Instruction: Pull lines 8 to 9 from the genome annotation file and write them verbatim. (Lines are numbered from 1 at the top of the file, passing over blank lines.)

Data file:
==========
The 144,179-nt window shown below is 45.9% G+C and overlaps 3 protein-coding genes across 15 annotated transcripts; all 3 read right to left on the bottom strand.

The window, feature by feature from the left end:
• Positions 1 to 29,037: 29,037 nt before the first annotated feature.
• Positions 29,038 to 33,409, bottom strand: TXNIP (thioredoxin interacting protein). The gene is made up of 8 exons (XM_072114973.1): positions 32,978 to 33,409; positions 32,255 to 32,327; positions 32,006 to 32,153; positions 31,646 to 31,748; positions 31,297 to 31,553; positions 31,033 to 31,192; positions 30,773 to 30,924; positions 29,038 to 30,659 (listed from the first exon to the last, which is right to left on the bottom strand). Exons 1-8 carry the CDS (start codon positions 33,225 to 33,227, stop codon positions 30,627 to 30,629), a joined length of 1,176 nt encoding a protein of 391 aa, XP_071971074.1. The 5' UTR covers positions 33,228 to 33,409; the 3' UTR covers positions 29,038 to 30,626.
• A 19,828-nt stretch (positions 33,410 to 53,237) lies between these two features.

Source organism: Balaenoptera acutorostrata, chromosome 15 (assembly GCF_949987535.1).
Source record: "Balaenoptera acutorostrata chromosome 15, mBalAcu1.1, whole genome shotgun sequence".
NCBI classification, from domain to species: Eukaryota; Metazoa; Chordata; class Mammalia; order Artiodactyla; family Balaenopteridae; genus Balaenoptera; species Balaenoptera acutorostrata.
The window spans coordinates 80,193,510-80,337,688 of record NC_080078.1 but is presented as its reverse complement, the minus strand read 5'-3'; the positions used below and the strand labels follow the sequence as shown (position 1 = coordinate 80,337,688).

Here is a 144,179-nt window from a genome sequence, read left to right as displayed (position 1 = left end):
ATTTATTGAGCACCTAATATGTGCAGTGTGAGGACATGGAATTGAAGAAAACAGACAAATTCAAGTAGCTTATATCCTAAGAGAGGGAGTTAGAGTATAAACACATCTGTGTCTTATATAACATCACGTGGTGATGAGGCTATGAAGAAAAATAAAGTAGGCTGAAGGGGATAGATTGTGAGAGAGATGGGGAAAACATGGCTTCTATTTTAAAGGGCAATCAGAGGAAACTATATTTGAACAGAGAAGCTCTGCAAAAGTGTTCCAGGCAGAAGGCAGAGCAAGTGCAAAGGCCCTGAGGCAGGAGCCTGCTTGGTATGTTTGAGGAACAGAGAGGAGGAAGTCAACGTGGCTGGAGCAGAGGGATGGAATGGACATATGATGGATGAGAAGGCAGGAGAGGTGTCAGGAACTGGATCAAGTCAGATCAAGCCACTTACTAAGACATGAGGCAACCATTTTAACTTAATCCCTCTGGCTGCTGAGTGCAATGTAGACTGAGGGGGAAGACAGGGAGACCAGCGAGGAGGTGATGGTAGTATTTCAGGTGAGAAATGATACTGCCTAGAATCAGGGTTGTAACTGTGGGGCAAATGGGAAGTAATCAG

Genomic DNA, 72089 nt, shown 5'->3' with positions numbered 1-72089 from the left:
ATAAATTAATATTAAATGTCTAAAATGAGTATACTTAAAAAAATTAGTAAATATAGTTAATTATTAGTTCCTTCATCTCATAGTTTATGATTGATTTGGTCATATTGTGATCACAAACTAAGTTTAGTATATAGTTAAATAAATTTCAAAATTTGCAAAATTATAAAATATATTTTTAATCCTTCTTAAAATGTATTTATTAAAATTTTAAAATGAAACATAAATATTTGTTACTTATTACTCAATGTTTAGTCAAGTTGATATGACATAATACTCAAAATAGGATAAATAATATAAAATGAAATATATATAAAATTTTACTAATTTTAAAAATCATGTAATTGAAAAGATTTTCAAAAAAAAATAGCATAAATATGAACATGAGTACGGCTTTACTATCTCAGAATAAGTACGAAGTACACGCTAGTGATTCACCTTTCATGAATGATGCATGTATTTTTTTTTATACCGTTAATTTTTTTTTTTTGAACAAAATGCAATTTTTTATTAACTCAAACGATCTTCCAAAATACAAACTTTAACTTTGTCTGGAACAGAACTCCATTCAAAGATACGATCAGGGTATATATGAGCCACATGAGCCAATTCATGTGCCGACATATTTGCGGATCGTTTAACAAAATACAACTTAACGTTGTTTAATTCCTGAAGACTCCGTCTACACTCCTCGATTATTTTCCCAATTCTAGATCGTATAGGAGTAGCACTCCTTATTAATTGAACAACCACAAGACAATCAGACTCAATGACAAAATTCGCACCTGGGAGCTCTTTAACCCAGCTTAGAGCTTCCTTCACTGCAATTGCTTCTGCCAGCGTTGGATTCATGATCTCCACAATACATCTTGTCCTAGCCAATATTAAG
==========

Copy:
NCBI classification, from domain to species: Eukaryota; Metazoa; Chordata; class Mammalia; order Artiodactyla; family Balaenopteridae; genus Balaenoptera; species Balaenoptera acutorostrata.
The window spans coordinates 80,193,510-80,337,688 of record NC_080078.1 but is presented as its reverse complement, the minus strand read 5'-3'; the positions used below and the strand labels follow the sequence as shown (position 1 = coordinate 80,337,688).